So-Cal Head-Fi Meet Report
Reading Tom Gibb's excellent opinion piece in this issue, "The Audiophile Forums - A Maddening Obsession!" got me to thinking about the whole high end audio docudrama, and I've decided one thing: I like trolls. The acerbic retorts, the farcical accusations, the near-hysterical defense of audio quibbles—it's like a mashup of CNN Crossfire and Basketball Wives, and entertaining as all get out (even when I'm the target of the vitriol). But Tom's main point is undeniable: none of this stale, rehashed bashing of products and personalities is likely to increase the number of potential members in the high end community or improve the quality of audio gear. I once had a math teacher who was brilliantly caustic and could cut everything down right to the bone; but after awhile, the old, sour witticisms made me glad as hell when the bell rang, and I could escape to fresh air and a blazing day.
That exhilarating rush of openness and optimism is exactly the feeling I had when attending the recent SoCal Head-Fi Meet in Costa Mesa, California. For the uninitiated, a Head-Fi meet is a Head-Fi.org event where anyone can experience headphone products brought by members (of Head-Fi.org), dealers, and manufacturers in a relaxed, participatory setting. At the Costa Mesa meet, the sizable crowd was refreshingly diverse in ways that are far more hopeful for the growth of the hobby than at other audio shows (there, the participants look pretty much like me, only more so). Nothing illustrated this point more than the fact that during a raffle of high end headphones, pricey gift certificates, and amazing software, the crowd groaned the loudest when someone else won a pair of stylish in-ear-monitors. What's more, the mood of the folks attending this meet was decidedly enthusiastic and welcoming.
As a rule, I'm the sort who asks a lot of questions, even dumb ones (which is also the rule), so I appreciated the universally patient explanations and clarifications I received from vendors, Head-fi members, and meet organizers. Attendees were polite and agreeable—yes, even in L.A.—and I was struck by the kindness shown by the act of allowing complete strangers access to one's cherished headphone system, and by the courteousness and care that people used when trying things out, with, and on.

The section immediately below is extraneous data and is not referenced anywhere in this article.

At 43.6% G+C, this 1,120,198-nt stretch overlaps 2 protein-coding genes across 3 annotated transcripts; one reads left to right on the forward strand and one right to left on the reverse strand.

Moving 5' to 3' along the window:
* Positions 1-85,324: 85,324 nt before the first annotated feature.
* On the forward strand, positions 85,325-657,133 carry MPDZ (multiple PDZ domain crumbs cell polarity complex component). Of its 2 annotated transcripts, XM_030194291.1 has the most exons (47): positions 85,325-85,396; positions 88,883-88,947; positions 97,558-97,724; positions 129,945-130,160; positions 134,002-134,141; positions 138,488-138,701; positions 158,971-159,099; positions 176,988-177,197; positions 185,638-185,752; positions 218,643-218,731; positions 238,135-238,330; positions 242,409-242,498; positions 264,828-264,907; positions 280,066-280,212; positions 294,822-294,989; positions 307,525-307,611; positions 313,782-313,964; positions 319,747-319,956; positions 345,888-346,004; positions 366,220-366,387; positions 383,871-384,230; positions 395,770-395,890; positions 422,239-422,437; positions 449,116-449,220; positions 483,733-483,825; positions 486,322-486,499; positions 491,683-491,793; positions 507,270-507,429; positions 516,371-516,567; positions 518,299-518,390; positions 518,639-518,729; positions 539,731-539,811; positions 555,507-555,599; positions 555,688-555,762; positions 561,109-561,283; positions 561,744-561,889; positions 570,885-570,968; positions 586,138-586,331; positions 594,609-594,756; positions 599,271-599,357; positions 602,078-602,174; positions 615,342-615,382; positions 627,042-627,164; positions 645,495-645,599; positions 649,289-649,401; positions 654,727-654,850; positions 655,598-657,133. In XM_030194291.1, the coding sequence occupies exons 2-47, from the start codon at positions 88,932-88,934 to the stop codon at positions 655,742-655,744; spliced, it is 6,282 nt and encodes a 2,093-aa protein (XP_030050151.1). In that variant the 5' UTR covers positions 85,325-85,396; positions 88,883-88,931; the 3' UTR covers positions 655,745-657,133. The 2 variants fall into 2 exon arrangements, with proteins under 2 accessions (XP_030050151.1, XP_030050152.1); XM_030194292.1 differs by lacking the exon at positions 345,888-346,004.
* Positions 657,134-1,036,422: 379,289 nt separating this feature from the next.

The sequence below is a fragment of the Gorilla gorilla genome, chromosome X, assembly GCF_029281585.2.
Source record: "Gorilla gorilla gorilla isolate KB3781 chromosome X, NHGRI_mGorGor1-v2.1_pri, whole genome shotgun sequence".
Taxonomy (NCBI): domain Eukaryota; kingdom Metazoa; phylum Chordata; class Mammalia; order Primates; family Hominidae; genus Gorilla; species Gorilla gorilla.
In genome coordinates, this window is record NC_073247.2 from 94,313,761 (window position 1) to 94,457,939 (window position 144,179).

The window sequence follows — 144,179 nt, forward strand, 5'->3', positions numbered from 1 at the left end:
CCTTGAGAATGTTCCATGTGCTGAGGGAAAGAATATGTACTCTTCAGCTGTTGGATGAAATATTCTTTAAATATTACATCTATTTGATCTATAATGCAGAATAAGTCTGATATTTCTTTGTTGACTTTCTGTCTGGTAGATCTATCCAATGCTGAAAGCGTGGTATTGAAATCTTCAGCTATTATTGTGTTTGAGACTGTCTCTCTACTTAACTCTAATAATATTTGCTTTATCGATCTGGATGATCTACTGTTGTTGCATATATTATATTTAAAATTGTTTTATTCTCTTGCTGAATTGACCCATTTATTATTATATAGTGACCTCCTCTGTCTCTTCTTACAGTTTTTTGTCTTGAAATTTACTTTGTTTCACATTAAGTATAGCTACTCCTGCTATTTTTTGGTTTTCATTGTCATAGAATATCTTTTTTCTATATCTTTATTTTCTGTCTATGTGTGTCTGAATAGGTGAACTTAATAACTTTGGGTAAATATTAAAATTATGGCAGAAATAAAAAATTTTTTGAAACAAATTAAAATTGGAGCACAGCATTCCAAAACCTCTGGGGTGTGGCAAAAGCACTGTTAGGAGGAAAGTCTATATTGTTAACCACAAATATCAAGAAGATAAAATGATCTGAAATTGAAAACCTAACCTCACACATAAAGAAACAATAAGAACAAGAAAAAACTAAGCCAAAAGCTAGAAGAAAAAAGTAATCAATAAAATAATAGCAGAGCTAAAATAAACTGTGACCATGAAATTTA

This populist theme runs throughout the Head-Fi community, or so I'm told by headphone opinion shapers like PF's own Michael Mercer and Warren Chi, which greatly affects the ability to actually hear and experience a sampling of the literally thousands of headphones, amps, cables, and other accoutrement offered for sale and review online and in print. Some of my favorite sounds at the meet, in fact, were from equipment brought in by fellow audio enthusiasts-a classic Stax headphone from the 1980s—even the owner didn't know the model precisely—and the rare AKG W1000 (Google it, it's mind boggling!). There were Denons, Grados, and even a vintage Koss or two, and all of them offered a different brand of fun.
For the exhibitors who show for the money, however, variety is the luxury of enthusiasts, which is why most of the vendor tables sported models from Sennheiser or Audeze, or both. Sennheiser, of course, is a German heavyweight company with an established pedigree and a world-wide following. Apparently, I like their house sound, as I enjoyed everything from their Momentum on-ear model (albeit a might small for my LBJ flappers) to their flagship model, the redoubtable HD800s. The HD800s do many things well, but their main claim to excellence is the almost (some would say definitively) unbelievable soundstage. Talk about laserium for the ears! Upstart Audeze, based not too far from the meet location, has grown to be a force to be reckoned with in its own right. PF reviewers like Danny Kaye and Michael Mercer have been championing Audeze products from the beginning, and now I know why. The newest model, the LCD-X, demonstrates clearly how well headphones at this price point can approximate the tone, resolution, and musicality of premium loudspeakers. Only the Stax SR009 and the absurdly shaped (but undeniably fine) Abyss AB-1266 headphones could reasonably claim to offer better sound. Great sound could be found at a more modest (read-affordable) level in such products as the Mr. Speakers Mad Dog and Alpha Dog headphones, respectively. The Alpha Dogs were especially nice, although they had plenty of help from the Cavalli Liquid Gold headphone amp. The HiFiMANHE-500 planar magnetic headphones were quite lovely to listen to, as was one of my favorite sub $1000 headphones, the Final Pandora Hope VI headphone (review forthcoming).